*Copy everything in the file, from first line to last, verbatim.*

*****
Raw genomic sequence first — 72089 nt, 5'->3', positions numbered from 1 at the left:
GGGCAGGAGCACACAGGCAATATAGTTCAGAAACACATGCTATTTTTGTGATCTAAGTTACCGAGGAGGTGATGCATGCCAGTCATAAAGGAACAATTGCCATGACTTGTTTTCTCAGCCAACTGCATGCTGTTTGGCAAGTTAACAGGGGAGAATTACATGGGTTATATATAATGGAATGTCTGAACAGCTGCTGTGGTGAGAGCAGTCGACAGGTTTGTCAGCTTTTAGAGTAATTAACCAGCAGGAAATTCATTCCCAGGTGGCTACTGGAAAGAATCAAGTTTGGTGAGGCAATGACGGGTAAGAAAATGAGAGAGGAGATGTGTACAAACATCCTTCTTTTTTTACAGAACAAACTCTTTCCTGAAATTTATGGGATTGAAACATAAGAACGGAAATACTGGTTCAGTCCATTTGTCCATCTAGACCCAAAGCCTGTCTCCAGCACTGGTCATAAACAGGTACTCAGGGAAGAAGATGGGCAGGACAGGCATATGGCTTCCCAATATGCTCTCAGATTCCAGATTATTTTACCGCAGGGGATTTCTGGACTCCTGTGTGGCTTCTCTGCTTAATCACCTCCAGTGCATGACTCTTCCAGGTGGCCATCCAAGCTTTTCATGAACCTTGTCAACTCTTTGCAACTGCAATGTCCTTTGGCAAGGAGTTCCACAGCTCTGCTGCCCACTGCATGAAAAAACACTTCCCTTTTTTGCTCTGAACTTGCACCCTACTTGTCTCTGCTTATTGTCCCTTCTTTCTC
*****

Raw genomic sequence first — 72089 nt, 5'->3', positions numbered from 1 at the left:
GGGCAGGAGCACACAGGCAATATAGTTCAGAAACACATGCTATTTTTGTGATCTAAGTTACCGAGGAGGTGATGCATGCCAGTCATAAAGGAACAATTGCCATGACTTGTTTTCTCAGCCAACTGCATGCTGTTTGGCAAGTTAACAGGGGAGAATTACATGGGTTATATATAATGGAATGTCTGAACAGCTGCTGTGGTGAGAGCAGTCGACAGGTTTGTCAGCTTTTAGAGTAATTAACCAGCAGGAAATTCATTCCCAGGTGGCTACTGGAAAGAATCAAGTTTGGTGAGGCAATGACGGGTAAGAAAATGAGAGAGGAGATGTGTACAAACATCCTTCTTTTTTTACAGAACAAACTCTTTCCTGAAATTTATGGGATTGAAACATAAGAACGGAAATACTGGTTCAGTCCATTTGTCCATCTAGACCCAAAGCCTGTCTCCAGCACTGGTCATAAACAGGTACTCAGGGAAGAAGATGGGCAGGACAGGCATATGGCTTCCCAATATGCTCTCAGATTCCAGATTATTTTACCGCAGGGGATTTCTGGACTCCTGTGTGGCTTCTCTGCTTAATCACCTCCAGTGCATGACTCTTCCAGGTGGCCATCCAAGCTTTTCATGAACCTTGTCAACTCTTTGCAACTGCAATGTCCTTTGGCAAGGAGTTCCACAGCTCTGCTGCCCACTGCATGAAAAAACACTTCCCTTTTTTGCTCTGAACTTGCACCCTACTTGTCTCTGCTTATTGTCCCTTCTTTCTC